Professional organizing giveaway offered

Although just about everyone seems to understand the benefits of being organized, it’s not always easy to figure out just where to start. To highlight ways in which people can become more organized in their office, with their time and in their home, professionals from around the globe will be participating in the first-ever Great Organizing Giveaway.

The giveaway is part of January’s observance of Get Organized Month by the National Association of Professional Organizers. The Lakes Professional Organizers in Las Vegas has teamed with Calahan Solutions in Bloomington, Ill., along with other professional organizers nationwide to mark the observance and help area residents find organizing solutions.

“There are many outstanding resources available to consumers to help them get organized, but frequently people do not know where to find them or how to start. Our solution was to get the resources available in one spot,” stated Stephanie L.H. Calahan, coordinator of the project and founder of Calahan Solutions.

For expert advice, people can go to and sign up free resources such as eBooks, tip sheets, audio programs and more as well as enter into drawings for prizes. Information will be categorized into three main categories: office, time and home. Business professionals, parents and students will find expert material that fits their personal productivity and organization needs.

“We decided to participate in this giveaway by providing the first 10 people in the Las Vegas area to contact us one hour of hands-on organizing at no cost along with a free consultation. That’s a $200 value. We want to support a fantastic start to 2010,” said Christine Ruggiero, owner of The Lakes Professional Organizers.

Ruggiero received her associate’s degree from New York College and became a licensed and nationally certified massage therapist. During this time she also became interested in ergonomics, which is commonly used by companies to design work areas to maximize the efficiency of their employees’ work. Her organizing style is intended to maximize productivity by reducing one’s fatigue and discomfort.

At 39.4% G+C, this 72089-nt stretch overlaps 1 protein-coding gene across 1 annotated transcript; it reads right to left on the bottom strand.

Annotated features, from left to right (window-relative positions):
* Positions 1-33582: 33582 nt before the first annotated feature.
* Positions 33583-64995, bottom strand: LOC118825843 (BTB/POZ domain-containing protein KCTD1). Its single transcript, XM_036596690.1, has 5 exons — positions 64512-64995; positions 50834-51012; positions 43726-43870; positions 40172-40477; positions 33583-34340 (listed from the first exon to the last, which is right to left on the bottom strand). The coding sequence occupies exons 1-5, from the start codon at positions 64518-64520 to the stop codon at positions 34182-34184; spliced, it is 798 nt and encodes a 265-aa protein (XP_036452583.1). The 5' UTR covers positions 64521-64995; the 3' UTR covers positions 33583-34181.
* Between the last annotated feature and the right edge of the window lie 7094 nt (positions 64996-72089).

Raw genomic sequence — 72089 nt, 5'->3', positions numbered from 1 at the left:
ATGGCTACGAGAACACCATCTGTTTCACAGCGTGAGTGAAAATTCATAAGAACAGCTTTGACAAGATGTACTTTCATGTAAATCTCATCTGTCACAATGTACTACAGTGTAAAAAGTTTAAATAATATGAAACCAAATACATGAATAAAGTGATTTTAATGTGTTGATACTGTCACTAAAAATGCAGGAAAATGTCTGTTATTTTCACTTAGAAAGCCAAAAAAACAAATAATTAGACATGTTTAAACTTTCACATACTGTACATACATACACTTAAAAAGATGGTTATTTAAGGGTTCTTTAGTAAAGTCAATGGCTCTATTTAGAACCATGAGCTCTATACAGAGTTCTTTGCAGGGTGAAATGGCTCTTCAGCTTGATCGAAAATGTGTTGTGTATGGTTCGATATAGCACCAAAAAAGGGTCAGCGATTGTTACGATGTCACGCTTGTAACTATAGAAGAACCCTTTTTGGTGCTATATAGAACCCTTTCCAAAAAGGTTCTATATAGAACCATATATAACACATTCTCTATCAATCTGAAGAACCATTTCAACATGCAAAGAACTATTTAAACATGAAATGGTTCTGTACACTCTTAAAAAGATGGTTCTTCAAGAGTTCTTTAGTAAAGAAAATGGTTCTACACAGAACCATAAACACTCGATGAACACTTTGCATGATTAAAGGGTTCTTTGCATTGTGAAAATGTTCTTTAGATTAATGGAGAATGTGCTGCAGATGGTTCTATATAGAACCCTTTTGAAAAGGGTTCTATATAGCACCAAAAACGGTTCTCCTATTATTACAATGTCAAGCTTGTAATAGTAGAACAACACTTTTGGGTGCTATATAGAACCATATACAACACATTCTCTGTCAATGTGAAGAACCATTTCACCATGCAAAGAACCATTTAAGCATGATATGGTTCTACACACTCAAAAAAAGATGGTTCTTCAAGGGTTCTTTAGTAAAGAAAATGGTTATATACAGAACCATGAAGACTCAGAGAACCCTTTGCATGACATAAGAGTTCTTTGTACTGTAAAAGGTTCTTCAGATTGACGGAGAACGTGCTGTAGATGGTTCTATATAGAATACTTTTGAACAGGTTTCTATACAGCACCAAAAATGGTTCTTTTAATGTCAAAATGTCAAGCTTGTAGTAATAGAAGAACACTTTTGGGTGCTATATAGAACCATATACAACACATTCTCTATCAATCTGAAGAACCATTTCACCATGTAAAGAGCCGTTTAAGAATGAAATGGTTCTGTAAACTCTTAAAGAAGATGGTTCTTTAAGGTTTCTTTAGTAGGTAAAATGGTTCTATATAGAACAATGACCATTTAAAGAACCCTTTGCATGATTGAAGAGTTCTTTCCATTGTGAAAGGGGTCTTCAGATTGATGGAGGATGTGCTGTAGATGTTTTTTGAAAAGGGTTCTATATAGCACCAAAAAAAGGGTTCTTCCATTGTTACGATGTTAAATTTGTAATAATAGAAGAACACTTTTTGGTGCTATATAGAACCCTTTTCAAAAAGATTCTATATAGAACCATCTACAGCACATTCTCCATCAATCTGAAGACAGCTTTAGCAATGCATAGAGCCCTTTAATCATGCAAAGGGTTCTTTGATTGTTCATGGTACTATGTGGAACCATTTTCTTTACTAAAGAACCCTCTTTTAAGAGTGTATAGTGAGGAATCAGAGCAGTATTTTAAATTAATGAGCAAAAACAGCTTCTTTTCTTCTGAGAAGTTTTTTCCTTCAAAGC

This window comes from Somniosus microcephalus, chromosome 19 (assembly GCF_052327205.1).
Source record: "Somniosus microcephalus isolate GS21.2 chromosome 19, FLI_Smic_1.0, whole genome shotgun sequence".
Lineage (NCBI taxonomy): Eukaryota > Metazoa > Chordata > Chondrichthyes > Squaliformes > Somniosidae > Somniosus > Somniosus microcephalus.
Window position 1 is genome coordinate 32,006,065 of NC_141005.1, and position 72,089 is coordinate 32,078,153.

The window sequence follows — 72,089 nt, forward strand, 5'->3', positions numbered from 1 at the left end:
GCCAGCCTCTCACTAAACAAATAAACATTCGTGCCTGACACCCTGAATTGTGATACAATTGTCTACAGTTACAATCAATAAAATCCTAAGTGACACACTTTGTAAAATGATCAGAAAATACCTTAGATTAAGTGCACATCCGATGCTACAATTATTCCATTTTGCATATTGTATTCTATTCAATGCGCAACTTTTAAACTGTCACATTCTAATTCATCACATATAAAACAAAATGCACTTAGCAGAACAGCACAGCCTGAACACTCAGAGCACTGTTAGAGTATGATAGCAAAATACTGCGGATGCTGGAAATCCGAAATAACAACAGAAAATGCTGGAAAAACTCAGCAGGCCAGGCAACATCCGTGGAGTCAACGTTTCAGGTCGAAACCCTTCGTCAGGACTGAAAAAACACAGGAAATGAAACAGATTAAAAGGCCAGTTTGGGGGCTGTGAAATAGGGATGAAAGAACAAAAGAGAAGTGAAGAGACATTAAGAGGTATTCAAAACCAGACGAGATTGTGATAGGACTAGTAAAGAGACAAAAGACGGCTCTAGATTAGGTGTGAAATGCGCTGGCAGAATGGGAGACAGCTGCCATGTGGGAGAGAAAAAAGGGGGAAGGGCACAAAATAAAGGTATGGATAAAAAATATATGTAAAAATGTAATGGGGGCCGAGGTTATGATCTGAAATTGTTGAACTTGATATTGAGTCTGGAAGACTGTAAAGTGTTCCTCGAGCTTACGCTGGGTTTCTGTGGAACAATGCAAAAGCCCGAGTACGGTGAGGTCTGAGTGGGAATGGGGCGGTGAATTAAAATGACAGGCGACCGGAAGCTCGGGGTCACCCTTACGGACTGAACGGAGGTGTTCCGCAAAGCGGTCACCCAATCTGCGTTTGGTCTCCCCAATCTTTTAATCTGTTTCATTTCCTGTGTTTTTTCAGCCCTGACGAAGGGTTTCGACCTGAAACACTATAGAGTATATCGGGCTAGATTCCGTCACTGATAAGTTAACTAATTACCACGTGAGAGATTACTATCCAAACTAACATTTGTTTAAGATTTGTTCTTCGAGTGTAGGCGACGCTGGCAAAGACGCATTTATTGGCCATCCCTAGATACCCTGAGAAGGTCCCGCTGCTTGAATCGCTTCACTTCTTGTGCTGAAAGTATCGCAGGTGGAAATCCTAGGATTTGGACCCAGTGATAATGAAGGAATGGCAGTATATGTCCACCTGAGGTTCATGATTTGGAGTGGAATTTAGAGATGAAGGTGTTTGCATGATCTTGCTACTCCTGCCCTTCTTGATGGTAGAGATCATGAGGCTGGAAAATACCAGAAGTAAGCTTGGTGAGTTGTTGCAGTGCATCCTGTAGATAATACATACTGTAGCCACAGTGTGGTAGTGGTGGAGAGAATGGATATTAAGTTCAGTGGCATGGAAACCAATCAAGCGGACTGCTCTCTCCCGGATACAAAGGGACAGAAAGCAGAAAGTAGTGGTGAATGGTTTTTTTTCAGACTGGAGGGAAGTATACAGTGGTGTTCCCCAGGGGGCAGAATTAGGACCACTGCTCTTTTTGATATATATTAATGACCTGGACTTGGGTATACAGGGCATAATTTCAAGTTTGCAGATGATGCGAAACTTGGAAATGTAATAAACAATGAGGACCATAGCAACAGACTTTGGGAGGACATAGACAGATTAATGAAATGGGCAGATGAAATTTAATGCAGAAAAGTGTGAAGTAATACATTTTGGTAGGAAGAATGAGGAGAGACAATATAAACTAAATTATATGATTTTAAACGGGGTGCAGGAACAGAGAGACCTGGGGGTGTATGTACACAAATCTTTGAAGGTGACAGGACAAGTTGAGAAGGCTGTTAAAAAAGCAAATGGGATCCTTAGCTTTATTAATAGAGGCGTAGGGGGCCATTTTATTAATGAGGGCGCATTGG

“I organize your home/work space so it is esthetically pleasing but I also focus on functionality and your comfort.”

All unwanted items are donated to Safe Nest, which provides temporary assistance for those in domestic crisis.

Residents urged to test home for deadly radon gas

It has no smell or taste and you can’t see it, but radon can accumulate to harmful levels when trapped indoors. If you haven’t tested your home for it, you could be exposing your family to a known carcinogen that can cause lung cancer over time.

Radon, a naturally occurring radioactive gas, is present in elevated concentrations in many homes and buildings, and is the leading cause of lung cancer among nonsmokers. The Environmental Protection Agency estimates 21,000 Americans die each year from lung cancer caused by indoor radon exposure.

Radon comes from the natural decay of uranium and is found in soil, rocks and water. As radon decays into radioactive particles, they can get trapped in your lungs when you breathe.

In efforts to educate people about indoor radon exposure, University of Nevada Cooperative Extension is hosting several presentations in February to encourage people to take action by having their homes tested.

Winter is an ideal time to test a home for radon. When a home is closed up during cooler weather months, radon concentrations increase. To this end, the cooperative extension is offering free radon test kits at program presentations being offered in the community.

Presentations are scheduled for:

* Feb. 3, 6 p.m., Centennial Hills Library, 6711 Buffalo Drive.

* Feb. 4, 6:30 p.m., Rainbow Library, 3150 N. Buffalo Drive.

* Feb. 6, 1 p.m., Yucca Mountain Information Center, 2431 Postal Drive, Pahrump.

* Feb. 17, 6:30 p.m., Summerlin Library, 1771 Inner Circle Drive.

* Feb. 24, 1 p.m., Laughlin Library, 2840 S. Needles Highway, Laughlin.

For more information and to verify date and time of presentations, contact Laura Au-Yeung, southern area radon program coordinator, at 257-5550 or e-mail

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